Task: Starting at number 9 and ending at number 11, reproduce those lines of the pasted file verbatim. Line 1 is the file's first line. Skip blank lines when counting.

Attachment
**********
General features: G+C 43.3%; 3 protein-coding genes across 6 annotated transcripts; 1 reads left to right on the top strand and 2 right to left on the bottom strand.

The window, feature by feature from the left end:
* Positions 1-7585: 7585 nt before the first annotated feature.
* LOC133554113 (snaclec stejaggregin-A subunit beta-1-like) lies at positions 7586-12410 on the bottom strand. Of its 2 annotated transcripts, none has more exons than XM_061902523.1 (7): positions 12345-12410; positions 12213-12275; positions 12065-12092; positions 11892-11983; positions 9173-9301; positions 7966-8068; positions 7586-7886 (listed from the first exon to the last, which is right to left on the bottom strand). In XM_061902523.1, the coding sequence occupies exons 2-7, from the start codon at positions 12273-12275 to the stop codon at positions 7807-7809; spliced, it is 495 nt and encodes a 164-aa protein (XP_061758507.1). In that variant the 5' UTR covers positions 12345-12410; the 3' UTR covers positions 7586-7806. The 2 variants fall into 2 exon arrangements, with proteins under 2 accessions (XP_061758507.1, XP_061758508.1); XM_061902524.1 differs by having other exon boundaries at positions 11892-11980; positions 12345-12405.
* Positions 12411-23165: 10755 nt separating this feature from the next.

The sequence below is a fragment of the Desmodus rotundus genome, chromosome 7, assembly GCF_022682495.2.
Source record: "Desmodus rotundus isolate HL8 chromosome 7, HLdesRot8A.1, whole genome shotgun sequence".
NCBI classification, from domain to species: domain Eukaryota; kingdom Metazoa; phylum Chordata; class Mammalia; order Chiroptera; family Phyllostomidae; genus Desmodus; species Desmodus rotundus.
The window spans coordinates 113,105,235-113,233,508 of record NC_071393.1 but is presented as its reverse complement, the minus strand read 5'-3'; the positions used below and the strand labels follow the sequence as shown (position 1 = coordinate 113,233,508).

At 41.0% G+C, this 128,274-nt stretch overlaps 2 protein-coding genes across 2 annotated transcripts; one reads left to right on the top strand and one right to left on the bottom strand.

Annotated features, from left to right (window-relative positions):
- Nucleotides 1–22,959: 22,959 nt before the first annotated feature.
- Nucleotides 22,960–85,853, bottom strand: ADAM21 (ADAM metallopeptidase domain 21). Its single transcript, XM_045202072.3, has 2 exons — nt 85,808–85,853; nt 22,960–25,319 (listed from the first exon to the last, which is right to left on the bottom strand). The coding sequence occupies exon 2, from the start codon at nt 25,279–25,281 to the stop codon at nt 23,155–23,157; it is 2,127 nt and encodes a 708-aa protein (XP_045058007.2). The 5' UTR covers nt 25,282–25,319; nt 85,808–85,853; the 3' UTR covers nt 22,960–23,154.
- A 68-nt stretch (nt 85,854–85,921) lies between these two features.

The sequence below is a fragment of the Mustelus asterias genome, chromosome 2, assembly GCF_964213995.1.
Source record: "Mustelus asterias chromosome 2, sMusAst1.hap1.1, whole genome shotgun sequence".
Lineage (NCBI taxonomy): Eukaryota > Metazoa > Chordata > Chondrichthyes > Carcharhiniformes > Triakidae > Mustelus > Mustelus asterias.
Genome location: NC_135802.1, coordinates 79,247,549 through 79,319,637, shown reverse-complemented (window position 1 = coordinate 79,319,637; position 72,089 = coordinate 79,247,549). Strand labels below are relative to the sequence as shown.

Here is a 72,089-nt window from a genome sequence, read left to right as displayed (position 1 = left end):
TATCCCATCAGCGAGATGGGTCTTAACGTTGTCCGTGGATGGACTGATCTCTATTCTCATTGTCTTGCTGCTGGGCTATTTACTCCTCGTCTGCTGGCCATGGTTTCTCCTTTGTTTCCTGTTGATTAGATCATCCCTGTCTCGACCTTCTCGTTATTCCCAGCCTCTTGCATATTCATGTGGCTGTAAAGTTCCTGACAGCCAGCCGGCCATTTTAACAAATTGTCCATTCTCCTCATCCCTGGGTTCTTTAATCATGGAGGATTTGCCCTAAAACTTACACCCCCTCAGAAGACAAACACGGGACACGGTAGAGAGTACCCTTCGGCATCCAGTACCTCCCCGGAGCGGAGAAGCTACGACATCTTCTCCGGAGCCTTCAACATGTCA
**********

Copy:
The window spans coordinates 113,105,235-113,233,508 of record NC_071393.1 but is presented as its reverse complement, the minus strand read 5'-3'; the positions used below and the strand labels follow the sequence as shown (position 1 = coordinate 113,233,508).

At 41.0% G+C, this 128,274-nt stretch overlaps 2 protein-coding genes across 2 annotated transcripts; one reads left to right on the top strand and one right to left on the bottom strand.

Annotated features, from left to right (window-relative positions):